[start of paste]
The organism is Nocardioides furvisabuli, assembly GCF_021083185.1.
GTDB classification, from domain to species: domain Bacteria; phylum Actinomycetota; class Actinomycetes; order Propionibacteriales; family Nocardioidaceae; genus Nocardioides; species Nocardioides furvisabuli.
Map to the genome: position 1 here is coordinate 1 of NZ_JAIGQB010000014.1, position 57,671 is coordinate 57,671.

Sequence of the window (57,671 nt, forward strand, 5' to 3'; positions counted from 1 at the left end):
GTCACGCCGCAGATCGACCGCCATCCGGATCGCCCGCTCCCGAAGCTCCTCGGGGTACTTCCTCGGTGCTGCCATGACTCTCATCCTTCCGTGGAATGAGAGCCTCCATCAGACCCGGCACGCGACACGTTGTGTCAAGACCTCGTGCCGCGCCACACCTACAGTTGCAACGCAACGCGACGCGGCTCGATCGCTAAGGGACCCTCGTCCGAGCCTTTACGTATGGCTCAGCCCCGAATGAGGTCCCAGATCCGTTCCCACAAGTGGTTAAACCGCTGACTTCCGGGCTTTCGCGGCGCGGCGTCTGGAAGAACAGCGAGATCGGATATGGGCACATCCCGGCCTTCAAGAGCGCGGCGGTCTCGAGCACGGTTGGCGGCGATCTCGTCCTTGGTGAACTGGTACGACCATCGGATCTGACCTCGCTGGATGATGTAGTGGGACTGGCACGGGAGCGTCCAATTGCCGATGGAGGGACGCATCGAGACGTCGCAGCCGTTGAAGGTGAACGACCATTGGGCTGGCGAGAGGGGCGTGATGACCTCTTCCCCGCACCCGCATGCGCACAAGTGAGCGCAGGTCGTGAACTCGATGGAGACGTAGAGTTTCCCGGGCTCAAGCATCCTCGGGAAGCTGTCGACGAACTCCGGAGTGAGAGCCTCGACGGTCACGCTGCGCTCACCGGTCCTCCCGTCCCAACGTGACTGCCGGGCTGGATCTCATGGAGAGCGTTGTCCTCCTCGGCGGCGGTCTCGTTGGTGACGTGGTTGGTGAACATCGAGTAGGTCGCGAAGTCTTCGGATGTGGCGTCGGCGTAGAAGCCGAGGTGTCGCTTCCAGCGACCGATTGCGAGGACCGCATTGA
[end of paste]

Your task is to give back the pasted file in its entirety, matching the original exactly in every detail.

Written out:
The organism is Nocardioides furvisabuli, assembly GCF_021083185.1.
GTDB classification, from domain to species: domain Bacteria; phylum Actinomycetota; class Actinomycetes; order Propionibacteriales; family Nocardioidaceae; genus Nocardioides; species Nocardioides furvisabuli.
Map to the genome: position 1 here is coordinate 1 of NZ_JAIGQB010000014.1, position 57,671 is coordinate 57,671.

Sequence of the window (57,671 nt, forward strand, 5' to 3'; positions counted from 1 at the left end):
GTCACGCCGCAGATCGACCGCCATCCGGATCGCCCGCTCCCGAAGCTCCTCGGGGTACTTCCTCGGTGCTGCCATGACTCTCATCCTTCCGTGGAATGAGAGCCTCCATCAGACCCGGCACGCGACACGTTGTGTCAAGACCTCGTGCCGCGCCACACCTACAGTTGCAACGCAACGCGACGCGGCTCGATCGCTAAGGGACCCTCGTCCGAGCCTTTACGTATGGCTCAGCCCCGAATGAGGTCCCAGATCCGTTCCCACAAGTGGTTAAACCGCTGACTTCCGGGCTTTCGCGGCGCGGCGTCTGGAAGAACAGCGAGATCGGATATGGGCACATCCCGGCCTTCAAGAGCGCGGCGGTCTCGAGCACGGTTGGCGGCGATCTCGTCCTTGGTGAACTGGTACGACCATCGGATCTGACCTCGCTGGATGATGTAGTGGGACTGGCACGGGAGCGTCCAATTGCCGATGGAGGGACGCATCGAGACGTCGCAGCCGTTGAAGGTGAACGACCATTGGGCTGGCGAGAGGGGCGTGATGACCTCTTCCCCGCACCCGCATGCGCACAAGTGAGCGCAGGTCGTGAACTCGATGGAGACGTAGAGTTTCCCGGGCTCAAGCATCCTCGGGAAGCTGTCGACGAACTCCGGAGTGAGAGCCTCGACGGTCACGCTGCGCTCACCGGTCCTCCCGTCCCAACGTGACTGCCGGGCTGGATCTCATGGAGAGCGTTGTCCTCCTCGGCGGCGGTCTCGTTGGTGACGTGGTTGGTGAACATCGAGTAGGTCGCGAAGTCTTCGGATGTGGCGTCGGCGTAGAAGCCGAGGTGTCGCTTCCAGCGACCGATTGCGAGGACCGCATTGA